A Scientist Thinks These Ancient Roman Nails May Have Been Used To Crucify Jesus Christ

A Scientist Thinks These Ancient Roman Nails May Have Been Used To Crucify Jesus Christ

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A Scientist Thinks These Ancient Roman Nails May Have Been Used To Crucify Jesus Christ

According to a new analysis, two corroded Roman-era iron nails which some have claimed pinned Jesus to the cross seem to have been used in an ancient crucifixion. The controversy about the origin of the nails was reignited by this study.

A Scientist Thinks These Ancient Roman Nails May Have Been Used To Crucify Jesus Christ
The two Roman-era iron nails are from an unmarked box delivered to Tel Aviv University; new research suggests they could be the two nails lost from the tomb of the Jewish high priest Caiaphas, who presided over the condemnation of Jesus.

The latest research indicates that the nails of the tomb of the Jewish high priest Caiaphas, who supposedly handed Jesus over for execution to the Romans for execution. Slivers of wood and bone fragments suggest they may have been used in a crucifixion.

The connection to Caiaphas and the new evidence did not completely show that the nails were used to crucify Jesus in Jerusalem in A.D. 33, Geologist Aryeh Shimron, the lead author of the study published in the journal Archaeological Discovery.

“I certainly do not want to say that these nails are from the crucifixion of Jesus of Nazareth,” Shimron told Live Science. “But are they nails from a crucifixion? Very likely, yes.”

Where did the nails originate?

One of the nails was purportedly found in one of the 12 ossuaries within Caiaphas’ tomb, while the other was found on the ground nearby.

Israel Hershkovitz, a renowned anthropologist at Tel Aviv University, received the nails in an unmarked box from the collection of Nicu Haas, an Israeli anthropologist who died in 1986. According to the Israel Antiquities Authority (IAA), Haas obtained them from a tomb excavated in the 1970s, decades before the Caiaphas tomb was discovered, according to Haaretz. 

But the IAA doesn’t know which tomb the nails came from, and no records of their provenance have ever been found. In a controversial 2011 documentary called “The Nails of the Cross,” however, filmmaker and journalist Simcha Jacobovici suggested the nails were those lost from the Caiaphas tomb — and that the high priest may have been so overcome with guilt about the crucifixion of Jesus that he kept the nails as a memento.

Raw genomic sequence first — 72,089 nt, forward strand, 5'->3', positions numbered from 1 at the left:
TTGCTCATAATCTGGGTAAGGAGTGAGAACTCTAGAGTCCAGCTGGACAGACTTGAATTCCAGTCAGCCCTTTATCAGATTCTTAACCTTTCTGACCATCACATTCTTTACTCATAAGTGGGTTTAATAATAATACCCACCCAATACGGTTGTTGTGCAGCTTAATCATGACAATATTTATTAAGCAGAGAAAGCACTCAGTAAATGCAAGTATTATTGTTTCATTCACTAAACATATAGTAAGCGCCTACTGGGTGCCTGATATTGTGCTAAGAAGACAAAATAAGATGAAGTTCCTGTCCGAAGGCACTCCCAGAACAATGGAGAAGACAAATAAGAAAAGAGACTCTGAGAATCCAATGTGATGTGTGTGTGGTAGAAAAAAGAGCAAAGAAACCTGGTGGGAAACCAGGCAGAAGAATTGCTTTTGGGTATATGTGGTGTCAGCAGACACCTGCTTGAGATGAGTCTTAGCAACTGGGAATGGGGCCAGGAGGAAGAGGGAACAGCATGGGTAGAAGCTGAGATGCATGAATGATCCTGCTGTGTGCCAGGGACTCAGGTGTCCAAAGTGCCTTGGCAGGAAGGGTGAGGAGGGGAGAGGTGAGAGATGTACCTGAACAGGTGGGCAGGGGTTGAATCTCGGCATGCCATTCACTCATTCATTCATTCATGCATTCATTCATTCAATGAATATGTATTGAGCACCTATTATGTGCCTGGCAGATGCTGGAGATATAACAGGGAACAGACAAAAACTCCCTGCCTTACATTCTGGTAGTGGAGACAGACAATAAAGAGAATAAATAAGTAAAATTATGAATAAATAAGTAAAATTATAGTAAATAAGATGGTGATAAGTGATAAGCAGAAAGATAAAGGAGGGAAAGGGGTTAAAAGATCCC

Haaretz reported that some scholars, though no names were given, have called the latest research highly speculative.  But Shimron, a geologist based in Jerusalem who’s retired from the Israel Geological Survey, said the new study gave weight to the documentary’s ideas. Shimron has not studied the two nails that are the subject of Jacobovici’s 2011 documentary before now, though he was involved in a 2015 study tied to another of Jacobovici’s controversial documentaries on the archaeology of Jesus.

The nails are long enough to have been driven through a person’s palms — and the fact that they are bent upward is consistent with crucifixion.

Workers widening a road discovered the first-century “Caiaphas” tomb in 1990 in a neighbourhood in the southeast of Jerusalem. The tomb contained 12 ossuaries —– one marked with the name “Qayafa” and another, ornately decorated with motifs of flowers, marked with the Aramaic name “Yehosef Bar Qayafa,” or “Joseph son of Caiaphas” in English. Most archaeologists now accept that the tomb was used to bury the first-century high priest Caiaphas and his family, the study said.